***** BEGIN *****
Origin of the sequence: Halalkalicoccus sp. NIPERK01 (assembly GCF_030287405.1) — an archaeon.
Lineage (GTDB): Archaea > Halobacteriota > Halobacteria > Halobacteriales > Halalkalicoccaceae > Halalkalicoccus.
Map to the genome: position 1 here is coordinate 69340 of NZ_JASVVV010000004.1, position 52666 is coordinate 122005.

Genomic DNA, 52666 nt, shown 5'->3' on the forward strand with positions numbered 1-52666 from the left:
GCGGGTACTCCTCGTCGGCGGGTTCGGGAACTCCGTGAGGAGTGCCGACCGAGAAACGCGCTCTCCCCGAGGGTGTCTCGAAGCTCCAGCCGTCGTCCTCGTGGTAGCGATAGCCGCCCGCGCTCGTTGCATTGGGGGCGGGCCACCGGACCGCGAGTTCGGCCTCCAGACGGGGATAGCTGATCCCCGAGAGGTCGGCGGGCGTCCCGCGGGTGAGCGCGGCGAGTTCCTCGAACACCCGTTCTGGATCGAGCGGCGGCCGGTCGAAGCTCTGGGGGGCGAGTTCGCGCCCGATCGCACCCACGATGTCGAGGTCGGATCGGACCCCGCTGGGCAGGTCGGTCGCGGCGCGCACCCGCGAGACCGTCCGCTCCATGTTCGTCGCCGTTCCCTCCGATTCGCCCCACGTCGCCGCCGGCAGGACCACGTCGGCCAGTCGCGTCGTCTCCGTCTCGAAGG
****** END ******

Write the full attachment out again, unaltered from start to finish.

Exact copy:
Origin of the sequence: Halalkalicoccus sp. NIPERK01 (assembly GCF_030287405.1) — an archaeon.
Lineage (GTDB): Archaea > Halobacteriota > Halobacteria > Halobacteriales > Halalkalicoccaceae > Halalkalicoccus.
Map to the genome: position 1 here is coordinate 69340 of NZ_JASVVV010000004.1, position 52666 is coordinate 122005.

Genomic DNA, 52666 nt, shown 5'->3' on the forward strand with positions numbered 1-52666 from the left:
GCGGGTACTCCTCGTCGGCGGGTTCGGGAACTCCGTGAGGAGTGCCGACCGAGAAACGCGCTCTCCCCGAGGGTGTCTCGAAGCTCCAGCCGTCGTCCTCGTGGTAGCGATAGCCGCCCGCGCTCGTTGCATTGGGGGCGGGCCACCGGACCGCGAGTTCGGCCTCCAGACGGGGATAGCTGATCCCCGAGAGGTCGGCGGGCGTCCCGCGGGTGAGCGCGGCGAGTTCCTCGAACACCCGTTCTGGATCGAGCGGCGGCCGGTCGAAGCTCTGGGGGGCGAGTTCGCGCCCGATCGCACCCACGATGTCGAGGTCGGATCGGACCCCGCTGGGCAGGTCGGTCGCGGCGCGCACCCGCGAGACCGTCCGCTCCATGTTCGTCGCCGTTCCCTCCGATTCGCCCCACGTCGCCGCCGGCAGGACCACGTCGGCCAGTCGCGTCGTCTCCGTCTCGAAGG